In my previous attempt I went on about the fact that you can still smoke next to a rope that divides the smoking and non smoking sections, but you can’t smoke in some whole areas places in the open air, then tried to explain it with reference to the Japanese concept of meiwaku (causing annoyance or inconvenience to others). As is often the case, it later occurred to me that the main reason might be a lot less deep and a lot more random. In this case, I am wondering whether it is just a case of local governments (e.g. Chiyoda-ku in Tokyo) being able to control who smokes on their streets but having to rely on another level of government to decide if, how and where you can smoke inside. Anyone happen to know?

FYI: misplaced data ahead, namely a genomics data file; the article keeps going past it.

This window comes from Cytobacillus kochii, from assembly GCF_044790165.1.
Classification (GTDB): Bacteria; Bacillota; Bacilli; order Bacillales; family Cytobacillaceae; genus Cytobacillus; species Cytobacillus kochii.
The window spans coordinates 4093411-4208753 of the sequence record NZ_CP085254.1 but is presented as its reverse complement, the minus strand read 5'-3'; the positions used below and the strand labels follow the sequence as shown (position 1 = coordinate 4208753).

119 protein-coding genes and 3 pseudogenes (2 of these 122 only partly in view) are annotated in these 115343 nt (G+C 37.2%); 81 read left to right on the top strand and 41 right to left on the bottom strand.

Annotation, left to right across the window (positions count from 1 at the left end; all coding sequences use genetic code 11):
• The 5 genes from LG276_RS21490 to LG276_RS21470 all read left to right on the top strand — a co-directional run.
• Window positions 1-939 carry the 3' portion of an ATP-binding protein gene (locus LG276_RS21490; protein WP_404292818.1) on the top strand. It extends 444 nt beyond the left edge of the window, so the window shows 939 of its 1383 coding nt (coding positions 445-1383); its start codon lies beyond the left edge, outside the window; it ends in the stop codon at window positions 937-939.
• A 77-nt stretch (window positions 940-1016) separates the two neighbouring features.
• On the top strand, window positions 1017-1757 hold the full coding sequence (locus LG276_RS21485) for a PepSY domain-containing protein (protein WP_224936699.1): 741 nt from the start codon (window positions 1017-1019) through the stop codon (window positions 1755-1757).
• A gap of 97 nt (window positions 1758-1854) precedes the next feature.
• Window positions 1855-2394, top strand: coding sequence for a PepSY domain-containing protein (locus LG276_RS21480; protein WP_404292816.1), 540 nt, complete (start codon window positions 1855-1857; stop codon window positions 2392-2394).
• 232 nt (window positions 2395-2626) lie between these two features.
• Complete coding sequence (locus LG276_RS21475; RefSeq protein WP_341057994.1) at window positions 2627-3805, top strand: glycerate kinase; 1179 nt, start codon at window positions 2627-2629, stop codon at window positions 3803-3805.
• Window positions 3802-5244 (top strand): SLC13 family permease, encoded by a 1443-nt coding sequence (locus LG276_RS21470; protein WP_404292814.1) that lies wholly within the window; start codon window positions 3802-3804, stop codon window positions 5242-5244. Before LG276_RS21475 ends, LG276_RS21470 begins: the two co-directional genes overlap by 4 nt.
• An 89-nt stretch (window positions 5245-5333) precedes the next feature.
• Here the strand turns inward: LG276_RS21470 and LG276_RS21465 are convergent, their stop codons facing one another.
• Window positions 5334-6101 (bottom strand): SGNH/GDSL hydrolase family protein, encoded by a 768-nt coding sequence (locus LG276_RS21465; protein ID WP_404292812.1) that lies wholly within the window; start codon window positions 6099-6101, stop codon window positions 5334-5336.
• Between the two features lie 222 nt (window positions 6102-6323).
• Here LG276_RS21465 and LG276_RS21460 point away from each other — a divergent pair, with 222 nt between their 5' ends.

June 7, 2010 at 6:34 am (Uncategorized)
Not particularly fond of the expression “Japlish”, as unlike Spanglish or Konglish it just happens to have a racist epithet as part of it, but “Japanese English” is a bit long winded and “Wasei Eigo” isn’t understood even by some Japanese… Whatever you call it, am a big fan of Made In Japan “English” expressions and have started an A to Z of it on my English teaching blog, and here it is: